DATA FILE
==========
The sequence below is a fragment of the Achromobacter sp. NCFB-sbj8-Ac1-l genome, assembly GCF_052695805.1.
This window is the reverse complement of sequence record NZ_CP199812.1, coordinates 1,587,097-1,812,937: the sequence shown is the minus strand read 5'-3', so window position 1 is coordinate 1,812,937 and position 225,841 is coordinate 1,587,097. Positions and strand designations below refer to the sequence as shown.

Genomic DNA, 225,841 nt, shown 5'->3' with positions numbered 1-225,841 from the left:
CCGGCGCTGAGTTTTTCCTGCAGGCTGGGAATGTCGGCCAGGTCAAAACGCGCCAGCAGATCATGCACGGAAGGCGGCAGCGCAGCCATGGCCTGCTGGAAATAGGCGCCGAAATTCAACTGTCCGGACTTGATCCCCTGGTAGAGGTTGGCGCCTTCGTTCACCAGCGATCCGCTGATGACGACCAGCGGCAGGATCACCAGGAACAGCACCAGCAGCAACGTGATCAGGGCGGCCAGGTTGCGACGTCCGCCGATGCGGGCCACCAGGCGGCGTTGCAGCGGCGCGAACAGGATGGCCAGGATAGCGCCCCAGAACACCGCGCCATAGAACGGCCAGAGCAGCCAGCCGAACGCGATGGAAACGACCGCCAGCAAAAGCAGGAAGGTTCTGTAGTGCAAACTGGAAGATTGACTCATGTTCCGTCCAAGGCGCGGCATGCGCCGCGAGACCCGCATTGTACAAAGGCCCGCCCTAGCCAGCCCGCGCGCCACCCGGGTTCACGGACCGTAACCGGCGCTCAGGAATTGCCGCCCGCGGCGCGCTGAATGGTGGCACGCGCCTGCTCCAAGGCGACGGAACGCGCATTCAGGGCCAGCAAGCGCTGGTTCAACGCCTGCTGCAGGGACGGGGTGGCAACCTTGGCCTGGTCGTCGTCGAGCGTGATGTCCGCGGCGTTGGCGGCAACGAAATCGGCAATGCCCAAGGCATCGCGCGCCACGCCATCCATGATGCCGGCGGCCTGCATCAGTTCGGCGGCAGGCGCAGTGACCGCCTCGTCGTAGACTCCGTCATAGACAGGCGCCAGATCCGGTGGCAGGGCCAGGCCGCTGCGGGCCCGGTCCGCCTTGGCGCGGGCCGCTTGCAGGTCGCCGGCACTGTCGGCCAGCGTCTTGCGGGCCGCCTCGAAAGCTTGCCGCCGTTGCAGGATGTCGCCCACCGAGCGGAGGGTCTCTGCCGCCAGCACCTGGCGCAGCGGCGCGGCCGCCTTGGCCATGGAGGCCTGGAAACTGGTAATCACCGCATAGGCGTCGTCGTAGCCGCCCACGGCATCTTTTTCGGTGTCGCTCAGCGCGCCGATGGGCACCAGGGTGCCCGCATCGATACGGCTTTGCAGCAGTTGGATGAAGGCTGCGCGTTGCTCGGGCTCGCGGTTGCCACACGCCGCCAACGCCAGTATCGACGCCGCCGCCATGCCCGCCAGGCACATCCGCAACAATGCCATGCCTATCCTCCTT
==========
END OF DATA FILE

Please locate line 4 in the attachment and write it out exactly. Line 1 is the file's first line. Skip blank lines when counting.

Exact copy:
CCGGCGCTGAGTTTTTCCTGCAGGCTGGGAATGTCGGCCAGGTCAAAACGCGCCAGCAGATCATGCACGGAAGGCGGCAGCGCAGCCATGGCCTGCTGGAAATAGGCGCCGAAATTCAACTGTCCGGACTTGATCCCCTGGTAGAGGTTGGCGCCTTCGTTCACCAGCGATCCGCTGATGACGACCAGCGGCAGGATCACCAGGAACAGCACCAGCAGCAACGTGATCAGGGCGGCCAGGTTGCGACGTCCGCCGATGCGGGCCACCAGGCGGCGTTGCAGCGGCGCGAACAGGATGGCCAGGATAGCGCCCCAGAACACCGCGCCATAGAACGGCCAGAGCAGCCAGCCGAACGCGATGGAAACGACCGCCAGCAAAAGCAGGAAGGTTCTGTAGTGCAAACTGGAAGATTGACTCATGTTCCGTCCAAGGCGCGGCATGCGCCGCGAGACCCGCATTGTACAAAGGCCCGCCCTAGCCAGCCCGCGCGCCACCCGGGTTCACGGACCGTAACCGGCGCTCAGGAATTGCCGCCCGCGGCGCGCTGAATGGTGGCACGCGCCTGCTCCAAGGCGACGGAACGCGCATTCAGGGCCAGCAAGCGCTGGTTCAACGCCTGCTGCAGGGACGGGGTGGCAACCTTGGCCTGGTCGTCGTCGAGCGTGATGTCCGCGGCGTTGGCGGCAACGAAATCGGCAATGCCCAAGGCATCGCGCGCCACGCCATCCATGATGCCGGCGGCCTGCATCAGTTCGGCGGCAGGCGCAGTGACCGCCTCGTCGTAGACTCCGTCATAGACAGGCGCCAGATCCGGTGGCAGGGCCAGGCCGCTGCGGGCCCGGTCCGCCTTGGCGCGGGCCGCTTGCAGGTCGCCGGCACTGTCGGCCAGCGTCTTGCGGGCCGCCTCGAAAGCTTGCCGCCGTTGCAGGATGTCGCCCACCGAGCGGAGGGTCTCTGCCGCCAGCACCTGGCGCAGCGGCGCGGCCGCCTTGGCCATGGAGGCCTGGAAACTGGTAATCACCGCATAGGCGTCGTCGTAGCCGCCCACGGCATCTTTTTCGGTGTCGCTCAGCGCGCCGATGGGCACCAGGGTGCCCGCATCGATACGGCTTTGCAGCAGTTGGATGAAGGCTGCGCGTTGCTCGGGCTCGCGGTTGCCACACGCCGCCAACGCCAGTATCGACGCCGCCGCCATGCCCGCCAGGCACATCCGCAACAATGCCATGCCTATCCTCCTT